The company I worked for was developing an open-source Human Capital Management (HCM) software based on an older Customer Relationship Management (CRM) software. While the software had a basic responsive view for mobile devices, the process and pages of the desktop version were simply copied 1:1 to the mobile view, regardless of whether they were useful or not.
For example, some pages included large data tables that had to be horizontally scrolled on mobile devices. In order to address these issues and consider actual mobile use cases, the company decided to build a mobile app.
As the in-house designer, I joined a team of analysts, backend developers, and mobile developers to work on the project. My responsibilities included ideating and preparing early sketches that would be later discussed by the team, suggesting mobile-friendly solutions for existing system features, testing the proposals with users, and creating final mockups for the development team.
I was also responsible for choosing and adapting a design system for the project. I chose the Material Design System due to its solid documentation, ease of cross-platform implementation (our team used the Vuetify framework), and my familiarity with it.
The HCM system was intended for use by the entire organization, not just the HR department. Every employee had their own account and could perform various tasks, the scope of which was determined by the system roles. This meant that the system needed to be easy for all employees to navigate and find what they need from day one, rather than being a software dedicated only to specialists.
Since the system had already been heavily used in our organization for a couple of years, I gathered insights and pain points from my colleagues, who were mostly IT professionals with high digital literacy and knowledge of similar CRM systems. However, I made it a point to approach the system as a newcomer and ask “silly” questions in order to understand any challenges or frustrations that a less tech-savvy user might experience.
We worked in weekly sprints, with my mockups serving as the basis for the development team’s work the following week. The outdated desktop system was still the basis for all the processes and general functionalities, but knowing that the mobile app would be built using the React Native framework gave me some flexibility to deviate from the desktop version.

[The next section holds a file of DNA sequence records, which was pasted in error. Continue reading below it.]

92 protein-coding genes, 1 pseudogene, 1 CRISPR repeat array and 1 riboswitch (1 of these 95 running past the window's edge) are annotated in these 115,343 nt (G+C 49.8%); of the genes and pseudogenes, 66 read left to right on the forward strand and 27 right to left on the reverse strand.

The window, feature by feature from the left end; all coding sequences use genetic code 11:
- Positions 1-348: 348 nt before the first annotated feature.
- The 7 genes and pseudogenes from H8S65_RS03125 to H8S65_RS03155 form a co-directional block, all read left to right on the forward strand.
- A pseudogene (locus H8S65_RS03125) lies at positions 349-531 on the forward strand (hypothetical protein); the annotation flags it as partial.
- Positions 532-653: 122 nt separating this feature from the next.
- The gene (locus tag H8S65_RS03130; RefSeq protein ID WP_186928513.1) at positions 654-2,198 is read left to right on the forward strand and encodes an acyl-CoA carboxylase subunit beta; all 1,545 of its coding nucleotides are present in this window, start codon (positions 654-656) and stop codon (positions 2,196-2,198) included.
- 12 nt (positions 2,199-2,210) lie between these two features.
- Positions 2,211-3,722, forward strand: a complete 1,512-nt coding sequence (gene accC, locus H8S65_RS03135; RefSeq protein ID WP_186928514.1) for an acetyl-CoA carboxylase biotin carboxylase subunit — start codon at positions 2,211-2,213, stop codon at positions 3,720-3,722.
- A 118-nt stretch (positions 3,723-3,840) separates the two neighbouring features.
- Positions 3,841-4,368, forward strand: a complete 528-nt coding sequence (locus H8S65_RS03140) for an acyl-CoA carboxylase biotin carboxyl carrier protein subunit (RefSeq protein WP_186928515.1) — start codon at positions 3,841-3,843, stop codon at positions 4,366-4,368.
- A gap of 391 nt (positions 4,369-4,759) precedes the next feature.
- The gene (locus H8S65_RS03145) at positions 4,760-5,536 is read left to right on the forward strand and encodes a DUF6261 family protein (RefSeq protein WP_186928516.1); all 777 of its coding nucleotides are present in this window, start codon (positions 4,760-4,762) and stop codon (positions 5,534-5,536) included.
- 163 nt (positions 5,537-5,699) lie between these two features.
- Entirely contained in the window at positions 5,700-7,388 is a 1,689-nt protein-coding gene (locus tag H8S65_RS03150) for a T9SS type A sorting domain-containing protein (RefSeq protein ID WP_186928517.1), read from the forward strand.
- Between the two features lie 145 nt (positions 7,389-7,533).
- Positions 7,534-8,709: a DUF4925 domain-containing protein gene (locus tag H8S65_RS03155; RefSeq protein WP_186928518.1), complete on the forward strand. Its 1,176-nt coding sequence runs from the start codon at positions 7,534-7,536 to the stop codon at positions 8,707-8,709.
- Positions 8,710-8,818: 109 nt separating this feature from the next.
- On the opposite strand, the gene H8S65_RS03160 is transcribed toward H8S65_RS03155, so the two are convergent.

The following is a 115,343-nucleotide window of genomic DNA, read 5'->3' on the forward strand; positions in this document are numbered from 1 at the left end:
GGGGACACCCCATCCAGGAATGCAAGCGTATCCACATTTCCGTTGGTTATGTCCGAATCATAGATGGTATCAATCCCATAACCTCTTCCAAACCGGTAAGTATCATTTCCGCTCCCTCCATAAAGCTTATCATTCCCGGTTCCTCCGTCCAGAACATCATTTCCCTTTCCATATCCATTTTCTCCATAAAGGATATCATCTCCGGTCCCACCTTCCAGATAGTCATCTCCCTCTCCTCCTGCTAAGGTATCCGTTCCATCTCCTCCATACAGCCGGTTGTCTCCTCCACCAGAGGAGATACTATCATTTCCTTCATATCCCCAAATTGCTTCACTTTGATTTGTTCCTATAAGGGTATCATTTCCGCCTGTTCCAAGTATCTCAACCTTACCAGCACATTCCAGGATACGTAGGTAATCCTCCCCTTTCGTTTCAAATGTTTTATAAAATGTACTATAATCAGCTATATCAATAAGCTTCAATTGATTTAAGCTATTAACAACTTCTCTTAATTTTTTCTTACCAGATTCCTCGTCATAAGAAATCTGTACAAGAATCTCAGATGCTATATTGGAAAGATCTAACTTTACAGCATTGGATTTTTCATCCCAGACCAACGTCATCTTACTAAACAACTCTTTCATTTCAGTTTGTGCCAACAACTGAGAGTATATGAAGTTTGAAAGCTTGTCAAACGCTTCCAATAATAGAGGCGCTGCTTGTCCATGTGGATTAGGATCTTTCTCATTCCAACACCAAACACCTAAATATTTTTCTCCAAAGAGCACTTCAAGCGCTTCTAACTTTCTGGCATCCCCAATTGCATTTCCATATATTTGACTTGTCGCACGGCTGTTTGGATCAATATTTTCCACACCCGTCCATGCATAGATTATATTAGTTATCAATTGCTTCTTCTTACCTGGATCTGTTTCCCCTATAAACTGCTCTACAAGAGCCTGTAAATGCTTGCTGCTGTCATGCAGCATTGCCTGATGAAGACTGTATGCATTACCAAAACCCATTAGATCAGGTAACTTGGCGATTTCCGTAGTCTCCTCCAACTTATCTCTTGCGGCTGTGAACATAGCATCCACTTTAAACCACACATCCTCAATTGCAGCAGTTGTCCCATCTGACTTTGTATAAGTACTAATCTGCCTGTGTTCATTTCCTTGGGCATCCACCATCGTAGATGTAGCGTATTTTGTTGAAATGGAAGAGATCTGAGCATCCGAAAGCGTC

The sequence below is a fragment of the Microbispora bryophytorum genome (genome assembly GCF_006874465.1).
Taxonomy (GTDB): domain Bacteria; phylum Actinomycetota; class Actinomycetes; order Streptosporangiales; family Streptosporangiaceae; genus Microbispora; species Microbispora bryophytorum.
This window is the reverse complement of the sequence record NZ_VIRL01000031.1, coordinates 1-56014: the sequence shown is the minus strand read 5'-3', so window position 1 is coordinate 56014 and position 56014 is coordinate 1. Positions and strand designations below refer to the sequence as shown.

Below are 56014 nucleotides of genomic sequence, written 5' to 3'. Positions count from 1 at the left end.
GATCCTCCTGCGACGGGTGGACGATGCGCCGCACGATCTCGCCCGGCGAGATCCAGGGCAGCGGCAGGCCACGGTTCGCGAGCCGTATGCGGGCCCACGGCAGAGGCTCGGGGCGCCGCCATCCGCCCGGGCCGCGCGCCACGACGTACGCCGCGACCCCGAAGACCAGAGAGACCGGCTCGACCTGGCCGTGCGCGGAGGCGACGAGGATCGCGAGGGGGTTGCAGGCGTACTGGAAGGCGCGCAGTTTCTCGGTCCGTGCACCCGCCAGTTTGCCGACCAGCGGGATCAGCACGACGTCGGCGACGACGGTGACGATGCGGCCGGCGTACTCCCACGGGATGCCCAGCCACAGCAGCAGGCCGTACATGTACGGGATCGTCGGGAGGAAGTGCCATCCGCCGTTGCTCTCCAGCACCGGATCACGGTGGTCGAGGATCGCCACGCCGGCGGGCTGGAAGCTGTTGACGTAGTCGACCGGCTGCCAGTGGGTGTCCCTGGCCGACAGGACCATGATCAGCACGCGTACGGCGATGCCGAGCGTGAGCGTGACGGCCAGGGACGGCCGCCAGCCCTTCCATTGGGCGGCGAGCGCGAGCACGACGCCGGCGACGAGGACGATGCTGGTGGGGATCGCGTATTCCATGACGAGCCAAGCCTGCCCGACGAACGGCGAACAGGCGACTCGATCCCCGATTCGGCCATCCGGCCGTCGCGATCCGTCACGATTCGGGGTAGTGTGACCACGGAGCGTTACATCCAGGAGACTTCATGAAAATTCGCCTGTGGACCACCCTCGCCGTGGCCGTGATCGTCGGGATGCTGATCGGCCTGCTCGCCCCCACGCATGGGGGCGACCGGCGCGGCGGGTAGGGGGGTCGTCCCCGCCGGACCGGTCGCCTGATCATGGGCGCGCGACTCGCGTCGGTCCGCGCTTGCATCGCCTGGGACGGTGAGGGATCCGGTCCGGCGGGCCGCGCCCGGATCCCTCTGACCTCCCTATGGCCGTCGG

To begin, I applied the company’s branding to the standard Material Design UI kit and created a library of UI components. I designed the login screen, including various error states, language options, and handling of no internet connection. I also designed the main menu, which gave users access to all of the app’s modules.
Next on the agenda was designing a standard record list view, which was crucial for the development team as they prepared to test the backbone of the app. Most of the system relied on these record lists, so it was important for the team to have a clear understanding of them.
To improve the user experience, I decided to replace the classic data table view with expandable cards. This eliminated the inconvenient horizontal scroll and gave users a better overview of the records. They could expand each card to see more information about the record or open it to view all of the details.
I also added a quick search box with friendly auto-complete to the main menu to help users find what they needed more easily. The desktop version had dozens of modules listed in a single drop-down menu, which made it difficult for users to navigate.
Another challenge was the calendar. There wasn’t enough room on the screen to present the whole week of work schedules and meetings. I designed a calendar with an expanding week/month view, drawing inspiration from both iOS and Android solutions. This allowed users to select each day and browse the items on the agenda separately.
I also aimed to improve the process of planning work schedules and meetings. For example, when it came to repeating events, I eliminated the tedious process of manually selecting specific intervals and days of the week. While this approach allowed for the creation of highly specific schedules, most users only needed to repeat events weekly or bi-weekly. To streamline this process, I designed radio buttons that automatically suggested the most common repeat intervals.
Testing was an ongoing process that I tried to inject into every part of the project. To ensure that the designs were effective and user-friendly, I tested them with both the project team and other employees in the company. I knew that the advanced knowledge of the system that the project team had could make them poor test subjects, so I also sought out other employees to perform small tasks on the interactive mockups. This helped me to identify any challenges or frustrations that less tech-savvy users might experience.
We also released a pre-production version of the app to a limited number of employees to gather insights from real use cases. Two things needing attention emerged early on. The color scheme of the app was closely connected with the product branding, with disregard to accessibility. I opted for adjusting the scheme for better contrast. Another issue was that the font that I chose in the beginning was too decorative and not legible for large datasets with lots of numbers, so I replaced it with a more suitable one.